The Book Thief

I have hated words and I have loved them, and I hope I have made them right.

As grim and depressing as a book set around Nazi Germany narrated by death can be, I actually quite enjoyed this story. Zusak certainly has quite a way with words and the story is alternatively terrifying (in a way that makes you think) and touching (likewise).

People observe the colors of a day only at its beginnings and ends, but to > me it’s quite clear that a day merges through a multitude of shades and > intonations with each passing moment. A single hour can consist of thousands > of different colors. Waxy yellows, cloud-spot blues. Murky darkness. In my > line of work, I make it a point to notice them.

Somehow I’ve managed to hit a number of Holocaust adjacent books in a row and I think I like this one the most. It’s told from the perspective of a non- Jewish family trying to survive as best they can in times of war and worse. I think the best part is that it gives a feeling for what it would be like to be an early teen around those times. It’s a crazy idea.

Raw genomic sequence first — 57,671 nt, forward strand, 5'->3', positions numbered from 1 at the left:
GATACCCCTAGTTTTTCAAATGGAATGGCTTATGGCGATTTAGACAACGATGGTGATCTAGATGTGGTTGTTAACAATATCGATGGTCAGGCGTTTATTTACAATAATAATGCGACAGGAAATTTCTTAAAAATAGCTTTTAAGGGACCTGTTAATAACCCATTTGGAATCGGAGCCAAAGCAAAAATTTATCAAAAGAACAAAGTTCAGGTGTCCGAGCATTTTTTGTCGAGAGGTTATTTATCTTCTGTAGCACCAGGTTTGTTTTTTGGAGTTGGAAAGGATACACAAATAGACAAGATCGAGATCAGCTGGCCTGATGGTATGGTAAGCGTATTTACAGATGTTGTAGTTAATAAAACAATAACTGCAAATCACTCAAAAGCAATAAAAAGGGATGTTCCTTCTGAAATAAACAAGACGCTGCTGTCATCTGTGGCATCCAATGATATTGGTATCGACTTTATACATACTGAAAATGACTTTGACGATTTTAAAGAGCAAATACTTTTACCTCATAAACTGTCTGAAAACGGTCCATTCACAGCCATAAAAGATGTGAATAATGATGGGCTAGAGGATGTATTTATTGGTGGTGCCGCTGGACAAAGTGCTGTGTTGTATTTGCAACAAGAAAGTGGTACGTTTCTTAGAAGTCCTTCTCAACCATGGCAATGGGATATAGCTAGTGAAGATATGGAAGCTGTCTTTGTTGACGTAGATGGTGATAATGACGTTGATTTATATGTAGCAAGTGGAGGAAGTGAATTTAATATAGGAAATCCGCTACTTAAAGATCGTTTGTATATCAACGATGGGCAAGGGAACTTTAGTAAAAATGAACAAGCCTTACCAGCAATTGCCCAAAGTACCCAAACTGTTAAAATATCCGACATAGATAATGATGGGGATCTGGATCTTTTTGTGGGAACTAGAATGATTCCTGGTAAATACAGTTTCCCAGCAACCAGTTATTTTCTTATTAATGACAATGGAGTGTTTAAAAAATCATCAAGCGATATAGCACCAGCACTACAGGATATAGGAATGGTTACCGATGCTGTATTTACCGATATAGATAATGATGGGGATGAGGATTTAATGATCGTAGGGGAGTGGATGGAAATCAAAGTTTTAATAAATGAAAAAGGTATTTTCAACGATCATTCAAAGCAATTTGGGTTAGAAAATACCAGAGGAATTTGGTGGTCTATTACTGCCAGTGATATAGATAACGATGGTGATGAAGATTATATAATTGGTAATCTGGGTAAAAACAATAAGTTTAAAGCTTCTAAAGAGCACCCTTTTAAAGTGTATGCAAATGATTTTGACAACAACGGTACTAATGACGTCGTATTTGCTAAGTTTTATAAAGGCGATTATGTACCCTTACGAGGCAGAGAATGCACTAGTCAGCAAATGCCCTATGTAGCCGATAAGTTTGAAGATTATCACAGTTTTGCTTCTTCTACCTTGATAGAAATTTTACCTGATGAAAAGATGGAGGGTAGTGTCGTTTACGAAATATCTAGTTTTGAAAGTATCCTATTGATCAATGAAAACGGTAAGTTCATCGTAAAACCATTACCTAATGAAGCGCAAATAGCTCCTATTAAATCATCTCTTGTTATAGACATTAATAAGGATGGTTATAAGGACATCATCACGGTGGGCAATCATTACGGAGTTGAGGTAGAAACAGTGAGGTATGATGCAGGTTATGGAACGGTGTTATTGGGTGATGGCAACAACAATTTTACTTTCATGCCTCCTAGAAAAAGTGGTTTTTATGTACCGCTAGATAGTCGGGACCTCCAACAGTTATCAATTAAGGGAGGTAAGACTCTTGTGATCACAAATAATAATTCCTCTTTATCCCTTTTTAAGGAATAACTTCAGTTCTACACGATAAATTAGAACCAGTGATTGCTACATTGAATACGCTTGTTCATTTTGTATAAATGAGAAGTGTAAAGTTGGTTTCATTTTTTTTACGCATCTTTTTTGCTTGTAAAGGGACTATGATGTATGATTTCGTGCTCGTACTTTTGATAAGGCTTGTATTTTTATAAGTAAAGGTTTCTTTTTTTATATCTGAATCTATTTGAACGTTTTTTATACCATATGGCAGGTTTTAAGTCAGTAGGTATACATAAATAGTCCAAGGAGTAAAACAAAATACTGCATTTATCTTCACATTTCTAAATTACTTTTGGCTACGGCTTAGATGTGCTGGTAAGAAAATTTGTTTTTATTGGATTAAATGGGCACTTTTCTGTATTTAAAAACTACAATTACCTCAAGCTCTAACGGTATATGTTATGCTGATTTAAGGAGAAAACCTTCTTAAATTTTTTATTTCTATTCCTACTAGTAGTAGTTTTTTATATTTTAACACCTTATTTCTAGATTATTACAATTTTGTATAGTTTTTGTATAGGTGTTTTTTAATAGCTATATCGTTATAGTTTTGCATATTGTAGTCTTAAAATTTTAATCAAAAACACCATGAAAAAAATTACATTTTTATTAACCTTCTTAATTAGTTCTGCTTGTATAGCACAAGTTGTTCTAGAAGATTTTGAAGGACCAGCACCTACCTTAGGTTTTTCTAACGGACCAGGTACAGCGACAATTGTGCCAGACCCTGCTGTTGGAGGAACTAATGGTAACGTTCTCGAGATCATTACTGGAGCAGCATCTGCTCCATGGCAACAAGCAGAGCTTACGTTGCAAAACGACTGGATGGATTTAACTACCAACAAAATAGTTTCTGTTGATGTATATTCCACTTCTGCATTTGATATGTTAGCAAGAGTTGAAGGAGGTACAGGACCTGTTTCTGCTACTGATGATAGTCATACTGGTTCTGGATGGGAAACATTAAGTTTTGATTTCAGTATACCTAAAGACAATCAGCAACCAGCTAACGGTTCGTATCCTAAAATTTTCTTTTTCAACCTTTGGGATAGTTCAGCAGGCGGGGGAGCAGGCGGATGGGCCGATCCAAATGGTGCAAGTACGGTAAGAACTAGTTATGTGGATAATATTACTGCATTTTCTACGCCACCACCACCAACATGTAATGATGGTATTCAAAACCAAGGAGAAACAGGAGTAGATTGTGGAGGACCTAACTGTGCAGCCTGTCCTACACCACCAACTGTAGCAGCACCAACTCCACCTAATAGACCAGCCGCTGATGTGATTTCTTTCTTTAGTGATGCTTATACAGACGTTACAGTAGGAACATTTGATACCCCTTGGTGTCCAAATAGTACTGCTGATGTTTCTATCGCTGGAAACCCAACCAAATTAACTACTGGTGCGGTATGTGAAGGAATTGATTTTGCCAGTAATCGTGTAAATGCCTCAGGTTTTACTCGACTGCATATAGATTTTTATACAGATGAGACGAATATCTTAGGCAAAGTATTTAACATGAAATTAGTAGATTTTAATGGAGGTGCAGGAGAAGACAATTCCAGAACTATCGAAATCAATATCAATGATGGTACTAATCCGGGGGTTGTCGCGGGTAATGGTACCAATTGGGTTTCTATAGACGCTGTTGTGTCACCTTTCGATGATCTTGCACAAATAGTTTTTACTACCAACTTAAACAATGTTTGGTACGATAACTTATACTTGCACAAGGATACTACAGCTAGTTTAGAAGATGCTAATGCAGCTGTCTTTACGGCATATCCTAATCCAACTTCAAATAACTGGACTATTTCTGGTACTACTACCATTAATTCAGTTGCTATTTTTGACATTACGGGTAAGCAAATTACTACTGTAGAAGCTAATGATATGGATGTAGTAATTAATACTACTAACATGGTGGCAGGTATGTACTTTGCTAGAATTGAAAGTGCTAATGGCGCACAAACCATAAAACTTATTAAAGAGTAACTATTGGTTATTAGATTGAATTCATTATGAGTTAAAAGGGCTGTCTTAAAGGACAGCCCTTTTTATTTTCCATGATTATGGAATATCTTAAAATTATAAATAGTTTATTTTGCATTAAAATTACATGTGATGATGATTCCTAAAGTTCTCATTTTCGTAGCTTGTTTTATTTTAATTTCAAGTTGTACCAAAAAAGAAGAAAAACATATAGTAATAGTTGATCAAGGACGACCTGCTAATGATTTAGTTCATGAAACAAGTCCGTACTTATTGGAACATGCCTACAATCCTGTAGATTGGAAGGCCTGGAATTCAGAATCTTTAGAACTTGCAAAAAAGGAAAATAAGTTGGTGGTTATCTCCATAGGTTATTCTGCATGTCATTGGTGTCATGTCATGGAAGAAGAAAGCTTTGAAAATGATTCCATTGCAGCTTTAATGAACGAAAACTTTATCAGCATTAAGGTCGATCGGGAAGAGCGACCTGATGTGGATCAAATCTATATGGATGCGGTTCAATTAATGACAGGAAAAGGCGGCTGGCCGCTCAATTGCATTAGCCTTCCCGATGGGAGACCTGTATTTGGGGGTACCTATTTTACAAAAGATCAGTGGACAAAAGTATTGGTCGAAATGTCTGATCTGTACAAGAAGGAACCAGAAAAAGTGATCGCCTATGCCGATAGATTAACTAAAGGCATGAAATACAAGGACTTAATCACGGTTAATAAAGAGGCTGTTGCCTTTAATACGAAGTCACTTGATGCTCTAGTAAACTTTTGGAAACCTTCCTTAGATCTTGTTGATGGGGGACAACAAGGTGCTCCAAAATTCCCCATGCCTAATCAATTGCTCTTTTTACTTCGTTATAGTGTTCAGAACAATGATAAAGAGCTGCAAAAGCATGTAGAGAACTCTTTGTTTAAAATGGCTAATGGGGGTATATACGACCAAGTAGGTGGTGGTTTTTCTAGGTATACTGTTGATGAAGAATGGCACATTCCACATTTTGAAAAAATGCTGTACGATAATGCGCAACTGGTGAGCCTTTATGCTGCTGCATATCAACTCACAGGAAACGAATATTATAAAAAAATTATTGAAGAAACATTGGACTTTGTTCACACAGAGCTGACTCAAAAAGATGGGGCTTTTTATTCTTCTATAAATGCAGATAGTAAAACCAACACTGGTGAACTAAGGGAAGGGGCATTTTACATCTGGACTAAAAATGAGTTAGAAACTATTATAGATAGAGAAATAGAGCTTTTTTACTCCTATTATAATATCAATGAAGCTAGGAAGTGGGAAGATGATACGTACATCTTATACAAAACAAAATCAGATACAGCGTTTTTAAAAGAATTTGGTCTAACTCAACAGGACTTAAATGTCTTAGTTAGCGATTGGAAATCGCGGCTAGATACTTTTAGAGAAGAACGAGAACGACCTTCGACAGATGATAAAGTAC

The only thing worse than a boy who hates you: a boy that loves you.

Structurally, Zusak tries and mostly succeeds to do something very interesting. The narrator of the story is Death and from time to time, we have snippets from His point of view. People we know (or not) dying, things we otherwise wouldn’t know. On top of that, things aren’t always in order. It’s a fascinating story… but I really wish it had been split into two tales. One to tell the story of Liesel Meminger, Book Thief (who really only stole a couple of books) and another to tell the story of Death. Together, it’s just… jarring.

Overall, it’s a solid book and I’m glad to have read it.